Vintage cars hold special memories
We all have our favorite TV programs.
After baseball and golf, I love the car auctions. There’s two worth watching: Mecum Auto Auctions and Barrett-Jackson. Mecum originates from Indianapolis, and Barrett-Jackson from Arizona.
Both are huge enterprises, attracting hundreds of buyers, rolling out all makes and models of classic vehicles, drawing bids sometimes up to a million dollars for a vintage memory.
We all have our favorite cars—the ones we drove as teenagers, our first car and those along the way. Reminiscing, how many times have you said, “Wow! if only I had kept that car, it would be worth a bundle now.”
My favorite, which I never owned, but one my friend bought and drove in 1960, was a 1954 yellow Buick convertible. I’ve looked and looked for years for this car, but they are extremely rare. Recently, one appeared on the auction block, white with beige leather interior, white top and traditional white sidewall tires. It sold at auction for $80,000.
In the mid ’70s, I owned a print shop in Colorado, and had a 19-year-old college freshman delivery person, whose father owned a used car lot and gave him a 1969 Chevrolet Camaro as a high school graduation present.
Stevie grumbled about the Camaro. What he really wanted was a pickup truck.
I said, “Stevie, don’t trade the Camaro for a truck. Put it in a garage, jack it up on blocks and forget about it for about 25 years. It’ll be a classic by then, and be worth a bundle.”
Well guess what Stevie did.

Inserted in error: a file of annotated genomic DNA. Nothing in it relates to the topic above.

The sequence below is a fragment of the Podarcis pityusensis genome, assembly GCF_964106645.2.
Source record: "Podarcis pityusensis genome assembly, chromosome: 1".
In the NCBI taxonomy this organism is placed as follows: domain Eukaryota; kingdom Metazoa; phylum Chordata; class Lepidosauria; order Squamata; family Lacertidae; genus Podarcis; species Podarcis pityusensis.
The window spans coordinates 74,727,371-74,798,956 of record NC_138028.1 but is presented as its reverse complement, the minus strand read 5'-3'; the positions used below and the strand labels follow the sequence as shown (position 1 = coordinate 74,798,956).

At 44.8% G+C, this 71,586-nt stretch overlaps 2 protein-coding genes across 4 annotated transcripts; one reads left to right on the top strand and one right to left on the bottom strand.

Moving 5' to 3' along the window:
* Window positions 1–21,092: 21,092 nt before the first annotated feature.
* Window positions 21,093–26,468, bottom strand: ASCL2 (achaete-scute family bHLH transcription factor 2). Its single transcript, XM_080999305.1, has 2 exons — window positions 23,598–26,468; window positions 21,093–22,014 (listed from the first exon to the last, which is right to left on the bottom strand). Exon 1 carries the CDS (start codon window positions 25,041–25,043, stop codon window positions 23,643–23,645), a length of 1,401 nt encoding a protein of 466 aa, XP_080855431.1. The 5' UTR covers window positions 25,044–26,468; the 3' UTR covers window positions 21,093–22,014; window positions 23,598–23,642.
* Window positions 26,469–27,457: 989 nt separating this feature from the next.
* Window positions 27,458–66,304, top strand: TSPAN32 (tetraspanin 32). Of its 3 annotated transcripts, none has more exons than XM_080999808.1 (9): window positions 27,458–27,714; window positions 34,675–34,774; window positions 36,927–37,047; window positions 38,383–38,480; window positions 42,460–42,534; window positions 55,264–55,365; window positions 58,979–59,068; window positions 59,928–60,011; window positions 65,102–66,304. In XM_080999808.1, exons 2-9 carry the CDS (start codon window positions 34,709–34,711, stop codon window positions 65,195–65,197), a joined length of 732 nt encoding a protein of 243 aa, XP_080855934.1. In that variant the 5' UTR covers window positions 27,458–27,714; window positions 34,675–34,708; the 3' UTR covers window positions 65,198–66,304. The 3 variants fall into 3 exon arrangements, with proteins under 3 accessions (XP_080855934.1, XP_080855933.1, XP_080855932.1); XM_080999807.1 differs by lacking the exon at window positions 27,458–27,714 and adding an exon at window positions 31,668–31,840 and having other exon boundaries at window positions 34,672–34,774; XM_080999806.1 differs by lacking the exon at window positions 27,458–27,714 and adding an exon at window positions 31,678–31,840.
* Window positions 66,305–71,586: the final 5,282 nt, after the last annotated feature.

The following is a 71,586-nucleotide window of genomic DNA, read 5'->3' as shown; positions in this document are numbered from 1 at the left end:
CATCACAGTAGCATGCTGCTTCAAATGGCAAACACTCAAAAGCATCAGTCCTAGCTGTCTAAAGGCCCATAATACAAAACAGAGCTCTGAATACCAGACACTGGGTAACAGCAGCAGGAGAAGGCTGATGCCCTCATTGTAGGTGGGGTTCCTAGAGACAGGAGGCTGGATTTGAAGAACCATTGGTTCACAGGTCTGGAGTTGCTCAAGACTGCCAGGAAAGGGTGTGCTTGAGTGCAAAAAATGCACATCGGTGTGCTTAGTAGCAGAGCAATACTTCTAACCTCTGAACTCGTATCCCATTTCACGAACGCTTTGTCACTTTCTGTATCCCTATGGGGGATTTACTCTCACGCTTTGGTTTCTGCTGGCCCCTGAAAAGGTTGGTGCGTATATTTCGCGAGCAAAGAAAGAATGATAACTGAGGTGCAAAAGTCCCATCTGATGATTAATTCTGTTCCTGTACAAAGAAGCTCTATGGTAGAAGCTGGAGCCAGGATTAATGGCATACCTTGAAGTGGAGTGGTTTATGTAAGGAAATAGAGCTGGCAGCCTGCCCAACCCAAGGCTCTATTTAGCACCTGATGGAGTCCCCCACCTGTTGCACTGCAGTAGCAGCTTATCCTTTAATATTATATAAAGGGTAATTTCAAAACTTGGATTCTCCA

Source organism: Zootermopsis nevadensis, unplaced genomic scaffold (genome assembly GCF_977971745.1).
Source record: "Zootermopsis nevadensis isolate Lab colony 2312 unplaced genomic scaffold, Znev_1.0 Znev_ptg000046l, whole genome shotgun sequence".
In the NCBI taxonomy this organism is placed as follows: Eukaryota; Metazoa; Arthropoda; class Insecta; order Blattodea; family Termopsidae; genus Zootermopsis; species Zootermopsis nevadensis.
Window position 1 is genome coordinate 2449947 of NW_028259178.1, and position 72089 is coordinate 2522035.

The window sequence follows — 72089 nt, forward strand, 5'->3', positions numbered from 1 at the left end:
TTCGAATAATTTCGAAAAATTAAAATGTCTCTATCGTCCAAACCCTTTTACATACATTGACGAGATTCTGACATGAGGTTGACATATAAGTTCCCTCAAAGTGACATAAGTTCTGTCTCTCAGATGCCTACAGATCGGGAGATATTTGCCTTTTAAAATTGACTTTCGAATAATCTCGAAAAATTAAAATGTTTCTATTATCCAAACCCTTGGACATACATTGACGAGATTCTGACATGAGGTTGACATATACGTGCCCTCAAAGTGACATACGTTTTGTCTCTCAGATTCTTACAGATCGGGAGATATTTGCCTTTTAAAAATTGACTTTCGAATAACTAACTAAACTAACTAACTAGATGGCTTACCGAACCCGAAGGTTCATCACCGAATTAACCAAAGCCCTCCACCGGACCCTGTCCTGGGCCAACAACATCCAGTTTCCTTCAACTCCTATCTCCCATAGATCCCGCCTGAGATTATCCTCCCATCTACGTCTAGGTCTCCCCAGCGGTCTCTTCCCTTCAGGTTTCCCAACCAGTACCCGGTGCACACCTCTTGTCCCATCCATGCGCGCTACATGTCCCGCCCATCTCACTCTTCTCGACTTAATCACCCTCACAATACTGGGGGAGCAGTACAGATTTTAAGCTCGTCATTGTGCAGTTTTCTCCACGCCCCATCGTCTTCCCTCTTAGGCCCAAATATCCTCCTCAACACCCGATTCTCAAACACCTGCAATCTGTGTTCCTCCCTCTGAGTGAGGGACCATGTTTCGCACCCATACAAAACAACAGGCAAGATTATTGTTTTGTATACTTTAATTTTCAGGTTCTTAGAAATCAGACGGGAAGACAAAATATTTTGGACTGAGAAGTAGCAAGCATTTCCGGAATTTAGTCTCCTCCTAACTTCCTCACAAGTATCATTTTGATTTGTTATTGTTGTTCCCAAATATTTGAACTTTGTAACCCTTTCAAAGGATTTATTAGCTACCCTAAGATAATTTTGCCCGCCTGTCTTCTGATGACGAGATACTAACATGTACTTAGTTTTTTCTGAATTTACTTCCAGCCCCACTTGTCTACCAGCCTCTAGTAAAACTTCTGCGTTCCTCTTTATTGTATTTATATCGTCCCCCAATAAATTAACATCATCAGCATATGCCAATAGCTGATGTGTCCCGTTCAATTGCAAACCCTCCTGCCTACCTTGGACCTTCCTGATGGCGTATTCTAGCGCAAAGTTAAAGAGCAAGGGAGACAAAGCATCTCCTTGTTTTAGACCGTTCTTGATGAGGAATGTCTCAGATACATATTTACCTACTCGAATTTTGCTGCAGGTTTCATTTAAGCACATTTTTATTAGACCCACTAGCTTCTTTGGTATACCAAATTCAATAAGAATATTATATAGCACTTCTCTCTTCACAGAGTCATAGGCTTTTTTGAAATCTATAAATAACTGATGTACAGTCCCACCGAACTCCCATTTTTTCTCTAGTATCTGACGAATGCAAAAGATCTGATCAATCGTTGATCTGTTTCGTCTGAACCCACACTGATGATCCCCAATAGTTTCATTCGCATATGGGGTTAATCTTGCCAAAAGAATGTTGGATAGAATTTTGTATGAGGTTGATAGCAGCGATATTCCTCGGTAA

I’ve seen these vintage cars at Barrett-Jackson go for a minimum of $80,000. One sold for nearly $125,000.
The auctions are fast-paced. They roll out the classics—mid ’50s Chevys and Fords, the first Corvettes, Mustangs, Packard convertibles, Hudson Hornets. Also the muscle cars of the ’60s—those Dodge Chargers and mid-size Chevys, Pontiacs and Oldsmobiles with their high-powered V8s. These cars are usually restored to pristine showroom conditions. Sometimes, like last Thursday night, an early Camaro was on the line, in original condition and being sold by its original owner. The car still looked new and it got top dollar, close to $100,000.
We all have our first-love cars. My first car was a 1941 Mercury convertible. Egg-shell blue. My my, what would it be worth today?
My favorite was my pre-marriage 1962 Corvair convertible. Deep maroon outside, black interior, bucket seats, white top, four on the floor, and spinner spoke wheels. Ralph Nader killed the Corvair with his book, “Unsafe at any Speed.” It was obvious Nader never had a 1962, ’63 or ’64 Corvair convertible.
Faye’s pre-marriage car was a 1964 Chevelle super sport, two door. It was a great looking car, but it didn’t have air-conditioning. When we drove it in hot Florida summer weather, we had to keep the windows rolled up so her hair wouldn’t get mussed. Both cars soon vanished with the birth of our first child, opting for a 1967 full-size Chevrolet with air.
Another favorite car show is “Overhauled.” Old broken-down wrecks, restored and redesigned in one week by chief shop owner and designer Chip Foose.
They’ll take an old vintage rusted banged up clunker from someone’s back yard, keep them in suspense during the week, while the transformation takes place. Then with blindfold in place, the car’s owner is led into the garage where his miracle is unveiled. Everybody shakes hands, hugs, cries and says thank you a thousand times. It gets real emotional and personal. The restored vehicles are gems to behold.
But the auto auctions are fun. Every vehicle stirs a memory, whether you ever owned one or not. I wonder about some of the bidders. There they are in the audience, in shorts and extra-large T-shirts, to accommodate their beer bellies, blowing hundreds of thousands of dollars for 50- and 60-year-old classic Chevys.
Some people are really weird.